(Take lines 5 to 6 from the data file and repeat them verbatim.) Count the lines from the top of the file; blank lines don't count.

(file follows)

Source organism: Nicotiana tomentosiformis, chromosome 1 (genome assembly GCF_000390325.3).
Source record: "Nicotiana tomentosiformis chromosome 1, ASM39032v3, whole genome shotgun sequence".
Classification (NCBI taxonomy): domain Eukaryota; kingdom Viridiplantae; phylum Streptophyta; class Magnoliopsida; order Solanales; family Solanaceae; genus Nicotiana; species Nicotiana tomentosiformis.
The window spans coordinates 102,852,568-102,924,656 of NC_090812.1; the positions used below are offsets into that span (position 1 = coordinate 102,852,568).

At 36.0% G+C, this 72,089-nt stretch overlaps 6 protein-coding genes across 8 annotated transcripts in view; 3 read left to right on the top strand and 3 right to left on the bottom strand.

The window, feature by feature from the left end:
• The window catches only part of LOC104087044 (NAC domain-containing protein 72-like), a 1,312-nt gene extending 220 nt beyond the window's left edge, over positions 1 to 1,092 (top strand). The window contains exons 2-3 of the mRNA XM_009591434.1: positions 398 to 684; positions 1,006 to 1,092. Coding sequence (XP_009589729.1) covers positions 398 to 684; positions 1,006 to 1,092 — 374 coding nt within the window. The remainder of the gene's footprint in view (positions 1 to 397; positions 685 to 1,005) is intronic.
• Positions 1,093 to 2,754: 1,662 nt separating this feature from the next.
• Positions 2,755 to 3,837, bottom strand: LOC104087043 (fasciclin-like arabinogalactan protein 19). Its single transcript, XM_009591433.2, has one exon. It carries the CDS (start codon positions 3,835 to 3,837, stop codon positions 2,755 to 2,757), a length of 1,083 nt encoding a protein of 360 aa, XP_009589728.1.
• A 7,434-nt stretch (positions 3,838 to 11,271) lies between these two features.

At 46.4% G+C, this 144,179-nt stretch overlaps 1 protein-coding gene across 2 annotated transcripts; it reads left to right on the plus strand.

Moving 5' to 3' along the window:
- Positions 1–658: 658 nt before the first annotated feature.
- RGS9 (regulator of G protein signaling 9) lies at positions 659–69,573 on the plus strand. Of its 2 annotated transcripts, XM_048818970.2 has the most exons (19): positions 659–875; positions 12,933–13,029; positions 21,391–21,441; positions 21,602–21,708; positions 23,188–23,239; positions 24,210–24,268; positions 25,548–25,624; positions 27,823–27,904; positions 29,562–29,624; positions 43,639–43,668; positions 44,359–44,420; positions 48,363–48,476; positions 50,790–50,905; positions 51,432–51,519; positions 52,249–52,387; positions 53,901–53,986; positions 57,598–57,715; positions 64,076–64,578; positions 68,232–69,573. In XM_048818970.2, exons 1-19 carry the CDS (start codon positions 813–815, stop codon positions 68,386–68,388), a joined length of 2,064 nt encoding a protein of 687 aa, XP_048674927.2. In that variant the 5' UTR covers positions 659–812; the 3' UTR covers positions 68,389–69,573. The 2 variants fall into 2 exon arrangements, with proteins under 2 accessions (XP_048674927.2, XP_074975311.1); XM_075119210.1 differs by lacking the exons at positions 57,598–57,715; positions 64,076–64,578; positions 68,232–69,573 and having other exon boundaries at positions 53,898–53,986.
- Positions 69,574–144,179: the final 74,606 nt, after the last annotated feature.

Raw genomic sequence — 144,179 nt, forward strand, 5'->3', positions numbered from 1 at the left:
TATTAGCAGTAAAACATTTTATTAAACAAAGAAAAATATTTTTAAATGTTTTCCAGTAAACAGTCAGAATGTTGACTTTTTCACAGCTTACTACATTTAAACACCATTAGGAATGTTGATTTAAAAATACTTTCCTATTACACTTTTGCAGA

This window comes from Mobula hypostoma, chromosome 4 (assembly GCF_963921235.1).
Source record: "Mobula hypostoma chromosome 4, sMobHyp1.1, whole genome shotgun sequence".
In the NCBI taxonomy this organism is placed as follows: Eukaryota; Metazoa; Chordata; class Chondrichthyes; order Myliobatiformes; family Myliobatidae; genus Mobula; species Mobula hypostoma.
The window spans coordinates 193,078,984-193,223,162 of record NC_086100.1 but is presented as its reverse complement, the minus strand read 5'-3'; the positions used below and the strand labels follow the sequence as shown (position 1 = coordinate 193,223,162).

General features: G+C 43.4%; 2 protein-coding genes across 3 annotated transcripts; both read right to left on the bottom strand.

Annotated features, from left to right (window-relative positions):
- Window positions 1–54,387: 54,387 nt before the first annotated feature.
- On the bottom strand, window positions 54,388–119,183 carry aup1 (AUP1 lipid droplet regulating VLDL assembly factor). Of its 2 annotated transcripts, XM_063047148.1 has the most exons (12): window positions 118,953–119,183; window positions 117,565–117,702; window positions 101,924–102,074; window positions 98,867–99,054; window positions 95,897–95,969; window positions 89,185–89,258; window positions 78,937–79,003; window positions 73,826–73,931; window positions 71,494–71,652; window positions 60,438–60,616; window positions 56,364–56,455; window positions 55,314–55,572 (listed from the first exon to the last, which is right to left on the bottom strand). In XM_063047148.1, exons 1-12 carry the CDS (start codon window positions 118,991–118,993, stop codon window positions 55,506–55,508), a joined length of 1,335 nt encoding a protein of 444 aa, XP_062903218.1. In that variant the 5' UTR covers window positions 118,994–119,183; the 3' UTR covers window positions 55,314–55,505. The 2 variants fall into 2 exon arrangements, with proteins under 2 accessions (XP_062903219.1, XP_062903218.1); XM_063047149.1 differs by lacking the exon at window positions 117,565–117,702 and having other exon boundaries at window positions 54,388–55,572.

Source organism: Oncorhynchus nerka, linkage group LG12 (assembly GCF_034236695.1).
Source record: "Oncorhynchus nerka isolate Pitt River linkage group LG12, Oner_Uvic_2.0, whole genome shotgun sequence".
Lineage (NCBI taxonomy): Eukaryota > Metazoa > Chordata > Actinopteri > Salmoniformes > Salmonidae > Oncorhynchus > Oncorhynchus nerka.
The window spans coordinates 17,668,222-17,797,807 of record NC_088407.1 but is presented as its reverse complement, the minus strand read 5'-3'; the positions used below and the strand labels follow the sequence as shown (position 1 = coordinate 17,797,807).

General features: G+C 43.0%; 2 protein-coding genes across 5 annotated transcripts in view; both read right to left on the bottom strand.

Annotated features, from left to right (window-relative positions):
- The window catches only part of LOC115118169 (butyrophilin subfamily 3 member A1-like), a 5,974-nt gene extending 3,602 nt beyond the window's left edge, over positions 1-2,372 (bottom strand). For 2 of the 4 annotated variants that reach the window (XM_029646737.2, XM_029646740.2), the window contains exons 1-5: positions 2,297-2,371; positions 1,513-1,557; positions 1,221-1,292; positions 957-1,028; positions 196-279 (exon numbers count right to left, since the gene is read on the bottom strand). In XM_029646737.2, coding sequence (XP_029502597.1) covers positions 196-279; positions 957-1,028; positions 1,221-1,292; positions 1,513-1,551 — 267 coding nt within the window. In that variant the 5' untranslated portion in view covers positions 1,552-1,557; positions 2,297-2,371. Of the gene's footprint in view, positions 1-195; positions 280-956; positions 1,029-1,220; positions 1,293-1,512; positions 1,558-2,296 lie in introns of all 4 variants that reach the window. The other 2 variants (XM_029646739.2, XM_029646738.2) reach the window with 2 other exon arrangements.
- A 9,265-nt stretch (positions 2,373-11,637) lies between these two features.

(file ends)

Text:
At 36.0% G+C, this 72,089-nt stretch overlaps 6 protein-coding genes across 8 annotated transcripts in view; 3 read left to right on the top strand and 3 right to left on the bottom strand.

The window, feature by feature from the left end: